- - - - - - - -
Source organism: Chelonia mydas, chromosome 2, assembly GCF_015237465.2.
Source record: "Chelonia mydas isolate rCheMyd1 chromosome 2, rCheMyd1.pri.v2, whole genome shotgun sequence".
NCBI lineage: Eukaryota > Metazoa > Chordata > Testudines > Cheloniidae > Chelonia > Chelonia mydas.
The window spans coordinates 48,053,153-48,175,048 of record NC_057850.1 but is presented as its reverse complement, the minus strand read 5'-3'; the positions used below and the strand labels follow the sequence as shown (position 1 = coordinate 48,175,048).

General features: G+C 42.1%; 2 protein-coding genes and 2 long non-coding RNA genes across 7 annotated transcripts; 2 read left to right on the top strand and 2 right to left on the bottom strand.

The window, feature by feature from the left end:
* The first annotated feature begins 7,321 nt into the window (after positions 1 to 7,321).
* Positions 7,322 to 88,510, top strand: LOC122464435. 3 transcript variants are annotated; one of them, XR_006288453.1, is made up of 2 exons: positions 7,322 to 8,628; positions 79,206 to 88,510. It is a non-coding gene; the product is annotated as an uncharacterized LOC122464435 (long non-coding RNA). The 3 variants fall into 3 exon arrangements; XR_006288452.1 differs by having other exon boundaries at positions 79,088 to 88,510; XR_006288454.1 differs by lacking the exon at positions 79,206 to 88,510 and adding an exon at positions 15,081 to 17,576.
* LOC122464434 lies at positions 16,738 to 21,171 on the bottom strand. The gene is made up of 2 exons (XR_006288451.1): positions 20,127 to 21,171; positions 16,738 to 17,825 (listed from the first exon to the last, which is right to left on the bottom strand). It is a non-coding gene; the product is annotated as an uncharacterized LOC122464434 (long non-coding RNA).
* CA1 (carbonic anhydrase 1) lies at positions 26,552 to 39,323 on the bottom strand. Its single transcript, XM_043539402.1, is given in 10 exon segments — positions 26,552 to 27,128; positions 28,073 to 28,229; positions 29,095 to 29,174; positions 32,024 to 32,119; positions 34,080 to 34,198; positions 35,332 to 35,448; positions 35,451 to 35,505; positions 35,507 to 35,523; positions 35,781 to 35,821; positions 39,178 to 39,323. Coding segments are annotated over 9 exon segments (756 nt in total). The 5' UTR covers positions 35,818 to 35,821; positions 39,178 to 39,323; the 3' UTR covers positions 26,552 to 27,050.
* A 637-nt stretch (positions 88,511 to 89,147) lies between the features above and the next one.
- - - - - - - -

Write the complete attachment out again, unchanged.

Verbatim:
Source organism: Chelonia mydas, chromosome 2, assembly GCF_015237465.2.
Source record: "Chelonia mydas isolate rCheMyd1 chromosome 2, rCheMyd1.pri.v2, whole genome shotgun sequence".
NCBI lineage: Eukaryota > Metazoa > Chordata > Testudines > Cheloniidae > Chelonia > Chelonia mydas.
The window spans coordinates 48,053,153-48,175,048 of record NC_057850.1 but is presented as its reverse complement, the minus strand read 5'-3'; the positions used below and the strand labels follow the sequence as shown (position 1 = coordinate 48,175,048).

General features: G+C 42.1%; 2 protein-coding genes and 2 long non-coding RNA genes across 7 annotated transcripts; 2 read left to right on the top strand and 2 right to left on the bottom strand.

The window, feature by feature from the left end:
* The first annotated feature begins 7,321 nt into the window (after positions 1 to 7,321).
* Positions 7,322 to 88,510, top strand: LOC122464435. 3 transcript variants are annotated; one of them, XR_006288453.1, is made up of 2 exons: positions 7,322 to 8,628; positions 79,206 to 88,510. It is a non-coding gene; the product is annotated as an uncharacterized LOC122464435 (long non-coding RNA). The 3 variants fall into 3 exon arrangements; XR_006288452.1 differs by having other exon boundaries at positions 79,088 to 88,510; XR_006288454.1 differs by lacking the exon at positions 79,206 to 88,510 and adding an exon at positions 15,081 to 17,576.
* LOC122464434 lies at positions 16,738 to 21,171 on the bottom strand. The gene is made up of 2 exons (XR_006288451.1): positions 20,127 to 21,171; positions 16,738 to 17,825 (listed from the first exon to the last, which is right to left on the bottom strand). It is a non-coding gene; the product is annotated as an uncharacterized LOC122464434 (long non-coding RNA).
* CA1 (carbonic anhydrase 1) lies at positions 26,552 to 39,323 on the bottom strand. Its single transcript, XM_043539402.1, is given in 10 exon segments — positions 26,552 to 27,128; positions 28,073 to 28,229; positions 29,095 to 29,174; positions 32,024 to 32,119; positions 34,080 to 34,198; positions 35,332 to 35,448; positions 35,451 to 35,505; positions 35,507 to 35,523; positions 35,781 to 35,821; positions 39,178 to 39,323. Coding segments are annotated over 9 exon segments (756 nt in total). The 5' UTR covers positions 35,818 to 35,821; positions 39,178 to 39,323; the 3' UTR covers positions 26,552 to 27,050.
* A 637-nt stretch (positions 88,511 to 89,147) lies between the features above and the next one.